KSG: A find like that's a true taonga, and a line like that's a poem. Something of the quality of haiku in it; I know what you mean you say you're there when you read it, although for you, knowing the person, it must be something particularly special.

I'd be surprised if there isn't a compartment somewhere in the old desk. A knowledgeable antiques dealer would probably be able to make some good suggestions about possilbe compartments and release mechanisms if you took in a photo: interested to hear how you get on :^)

Lulu: Interesting thought; I do know I often sit back after writing and wonder where on earth the words came from — a feeling very much as if the words chose me rather than the other way round; as if I haven't used a language but been used by it. From discussions I've had with other people, I'm sure that everyone who writes has experienced that feeling. And, thanks! :^D

pablo said...

I've hidden complete editions of the local newspaper in walls. I've written notes on the inside of walls before I sealed them.

In the book Harscrabble John Graves writes of tearing apart the chimney of an old settlers cabin in Texas and finding a note within cursing whoever toar apart the chimney. Graves used the stones for his own chimney, and he left a note for the next destroyer.

KiwiSoupGirl said...

thanks for that suggestion re the desk, Pete - will definitely give that a go (far preferable to damaging that beautiful piece of work...!)

I had noticed the rhythmicity of that line but had not actually thought of it in terms of a poem, or haiku before - and you are absolutely right. I've always felt that those words "dance" to a tune of their own making. I never did meet my Auntie Paki - she died when I was quite young - but I felt as if I knew her as a peer when I read those words as a 12 year old. For me, the past became a present :-)

Patry Francis said...

I don't know about my walls, but about 20 years ago, I left a journal on a bus. When I went back to inquire about it, they said someone else had already claimed it. I still wonder where it is, and what the recipient made of my wild ramblings.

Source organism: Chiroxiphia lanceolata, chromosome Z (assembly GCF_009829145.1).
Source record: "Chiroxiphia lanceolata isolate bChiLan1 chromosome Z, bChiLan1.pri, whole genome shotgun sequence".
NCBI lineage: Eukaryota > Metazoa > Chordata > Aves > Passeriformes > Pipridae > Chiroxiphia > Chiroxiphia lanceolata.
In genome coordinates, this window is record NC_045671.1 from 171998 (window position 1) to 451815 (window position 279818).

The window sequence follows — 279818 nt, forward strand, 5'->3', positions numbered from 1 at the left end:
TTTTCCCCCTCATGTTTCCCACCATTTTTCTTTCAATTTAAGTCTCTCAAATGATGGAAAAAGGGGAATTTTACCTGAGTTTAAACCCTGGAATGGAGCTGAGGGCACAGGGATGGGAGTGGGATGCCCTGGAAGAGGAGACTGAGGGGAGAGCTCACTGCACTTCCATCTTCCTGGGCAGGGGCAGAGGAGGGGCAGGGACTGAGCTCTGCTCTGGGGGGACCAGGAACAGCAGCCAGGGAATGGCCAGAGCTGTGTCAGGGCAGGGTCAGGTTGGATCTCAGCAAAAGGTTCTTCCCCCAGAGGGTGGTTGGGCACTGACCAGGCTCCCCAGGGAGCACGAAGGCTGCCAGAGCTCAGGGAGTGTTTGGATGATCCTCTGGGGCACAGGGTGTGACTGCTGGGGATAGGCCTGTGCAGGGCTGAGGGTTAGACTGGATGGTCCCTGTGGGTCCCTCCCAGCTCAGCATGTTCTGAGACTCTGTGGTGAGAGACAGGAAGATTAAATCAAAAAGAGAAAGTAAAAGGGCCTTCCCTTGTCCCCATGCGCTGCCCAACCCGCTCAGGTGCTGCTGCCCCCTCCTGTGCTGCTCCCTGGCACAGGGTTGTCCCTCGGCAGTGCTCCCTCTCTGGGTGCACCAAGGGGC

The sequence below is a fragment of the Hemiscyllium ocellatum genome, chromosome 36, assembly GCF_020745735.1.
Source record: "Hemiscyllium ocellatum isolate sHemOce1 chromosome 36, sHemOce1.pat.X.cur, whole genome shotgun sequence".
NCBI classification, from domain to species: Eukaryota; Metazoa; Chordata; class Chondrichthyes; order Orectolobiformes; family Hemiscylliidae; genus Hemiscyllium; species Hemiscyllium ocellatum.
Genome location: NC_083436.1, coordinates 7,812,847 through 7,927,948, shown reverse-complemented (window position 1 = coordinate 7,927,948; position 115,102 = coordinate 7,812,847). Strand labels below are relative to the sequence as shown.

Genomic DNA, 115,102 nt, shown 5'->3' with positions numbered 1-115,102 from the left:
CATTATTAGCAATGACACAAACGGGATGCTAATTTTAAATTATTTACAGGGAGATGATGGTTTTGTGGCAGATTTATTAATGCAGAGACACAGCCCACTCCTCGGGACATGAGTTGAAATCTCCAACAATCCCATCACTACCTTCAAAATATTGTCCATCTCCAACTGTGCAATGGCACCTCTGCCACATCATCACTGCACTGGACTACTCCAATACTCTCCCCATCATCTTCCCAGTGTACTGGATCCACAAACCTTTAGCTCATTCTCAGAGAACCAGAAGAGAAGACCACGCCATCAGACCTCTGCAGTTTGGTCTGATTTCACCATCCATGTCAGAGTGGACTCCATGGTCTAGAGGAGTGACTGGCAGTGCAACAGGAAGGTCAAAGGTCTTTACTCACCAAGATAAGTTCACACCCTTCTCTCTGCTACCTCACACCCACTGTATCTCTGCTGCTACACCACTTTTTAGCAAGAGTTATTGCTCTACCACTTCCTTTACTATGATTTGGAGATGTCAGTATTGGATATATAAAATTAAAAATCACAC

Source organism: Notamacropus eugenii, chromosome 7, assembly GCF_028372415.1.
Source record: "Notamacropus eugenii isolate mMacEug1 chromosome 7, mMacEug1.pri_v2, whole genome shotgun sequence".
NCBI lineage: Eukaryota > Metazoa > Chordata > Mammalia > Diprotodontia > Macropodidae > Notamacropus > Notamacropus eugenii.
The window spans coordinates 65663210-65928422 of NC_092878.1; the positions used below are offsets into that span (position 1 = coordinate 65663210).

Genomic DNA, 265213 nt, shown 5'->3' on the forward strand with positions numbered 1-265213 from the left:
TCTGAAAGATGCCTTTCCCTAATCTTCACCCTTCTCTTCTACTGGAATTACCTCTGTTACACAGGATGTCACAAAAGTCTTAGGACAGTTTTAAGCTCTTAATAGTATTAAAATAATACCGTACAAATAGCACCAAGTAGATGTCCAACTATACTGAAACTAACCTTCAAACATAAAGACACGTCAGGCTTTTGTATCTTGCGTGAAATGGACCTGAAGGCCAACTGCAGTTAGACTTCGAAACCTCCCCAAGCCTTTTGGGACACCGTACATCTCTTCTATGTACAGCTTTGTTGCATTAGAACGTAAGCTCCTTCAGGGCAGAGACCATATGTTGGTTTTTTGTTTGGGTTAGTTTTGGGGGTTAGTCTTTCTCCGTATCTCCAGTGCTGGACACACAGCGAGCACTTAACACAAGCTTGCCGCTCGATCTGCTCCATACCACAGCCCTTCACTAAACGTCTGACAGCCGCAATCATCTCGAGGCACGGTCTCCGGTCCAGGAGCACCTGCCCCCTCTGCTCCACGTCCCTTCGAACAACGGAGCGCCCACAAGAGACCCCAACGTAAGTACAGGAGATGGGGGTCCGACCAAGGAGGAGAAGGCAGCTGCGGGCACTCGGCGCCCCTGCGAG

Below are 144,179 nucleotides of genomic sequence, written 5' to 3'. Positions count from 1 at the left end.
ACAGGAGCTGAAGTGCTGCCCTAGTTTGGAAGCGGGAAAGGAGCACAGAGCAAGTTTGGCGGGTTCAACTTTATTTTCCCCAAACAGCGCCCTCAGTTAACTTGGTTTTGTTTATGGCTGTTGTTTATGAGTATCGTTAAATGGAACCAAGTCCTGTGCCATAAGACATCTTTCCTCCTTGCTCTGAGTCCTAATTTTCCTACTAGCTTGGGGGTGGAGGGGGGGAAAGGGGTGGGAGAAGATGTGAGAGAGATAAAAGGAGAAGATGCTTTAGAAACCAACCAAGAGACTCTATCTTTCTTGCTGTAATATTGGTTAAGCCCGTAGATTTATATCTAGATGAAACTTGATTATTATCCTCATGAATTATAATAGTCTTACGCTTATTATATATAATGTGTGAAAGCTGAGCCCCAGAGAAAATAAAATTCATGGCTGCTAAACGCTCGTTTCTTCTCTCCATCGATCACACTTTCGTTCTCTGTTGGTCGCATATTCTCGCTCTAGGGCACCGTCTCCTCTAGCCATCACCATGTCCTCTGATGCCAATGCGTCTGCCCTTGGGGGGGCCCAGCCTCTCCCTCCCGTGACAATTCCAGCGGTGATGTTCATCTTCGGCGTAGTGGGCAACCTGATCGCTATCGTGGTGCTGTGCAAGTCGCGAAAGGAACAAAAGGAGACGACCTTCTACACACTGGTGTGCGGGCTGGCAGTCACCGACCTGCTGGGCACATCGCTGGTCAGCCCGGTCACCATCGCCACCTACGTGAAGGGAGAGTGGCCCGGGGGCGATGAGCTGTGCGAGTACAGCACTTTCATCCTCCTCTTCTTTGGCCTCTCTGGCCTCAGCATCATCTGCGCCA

pohanginapete said...

Pablo, thanks for pointing to Hard Scrabble; it's a pity the local library here doesn't hold it. The story reminds me of the inscription on Shakespeare's grave.

KSG: Good luck with the investigating!

Patry: I suppose it says a lot about the value of your writing — that what you call "wild ramblings" should be fascinating enough for someone to want to claim the journal? A good lesson in nonattachment, too. It can be hard to let your own words loose into the world; I know it felt very scary when I first started blogging. I wonder if the knowledge that your journal, containing your words, had escaped into the world ultimately helped you release more of your words?

Debbie Lee said...

Pete,
I love the way you have positioned your grandfather’s photo—at least on my screen, he seems to be looking over at your photo in the (virtual) present, and looking back, at another person, but also to a past. You are so right: history, even when it is in plain sight, does have that hidden compartment quality, because it can never be fully recuperated. But I wonder about the fragility of the past. Doesn’t the distant past, and even the recent past, also have a ferocious tenacity?

lené said...

Another great post, Pete! If you haven't already considered it, I think you should toy around with the idea of publishing a collection of your blog posts. Your thoughts are so well expressed in words and photographs that my day is changed everytime I stop by.

You "favor" (as they say in the deep south/USA) your grandfather.

pohanginapete said...

Debbie: yes, I agree; the past can refuse to let go — or, we can refuse to let go of the past. Sometimes this creates anguish, sometimes joy; the choice is ours (I believe). (Nice phrase: "ferocious tenacity"). :^)

Lené: Thanks — I really appreciate that comment. :^) I have considered collating what I've done here, or using it in some other way as the basis for something less virtual. All I'll say right now is that I've had similar enquiries and suggestions from others, and I'm taking them all seriously. Thanks! (BTW, I've replied to your comment on the index page — I missed it for ages, as blogger didn't email it to me when you posted it).

lené said...

Thanks for letting me know about the index reply. I'll head over there. I used to check, but after a while, I spaced it. :-)

adagio said...

i see your photographic prowess has been developing for some years. lovely studies of your grandfather pete. i must say, i wish more people smoked a pipe.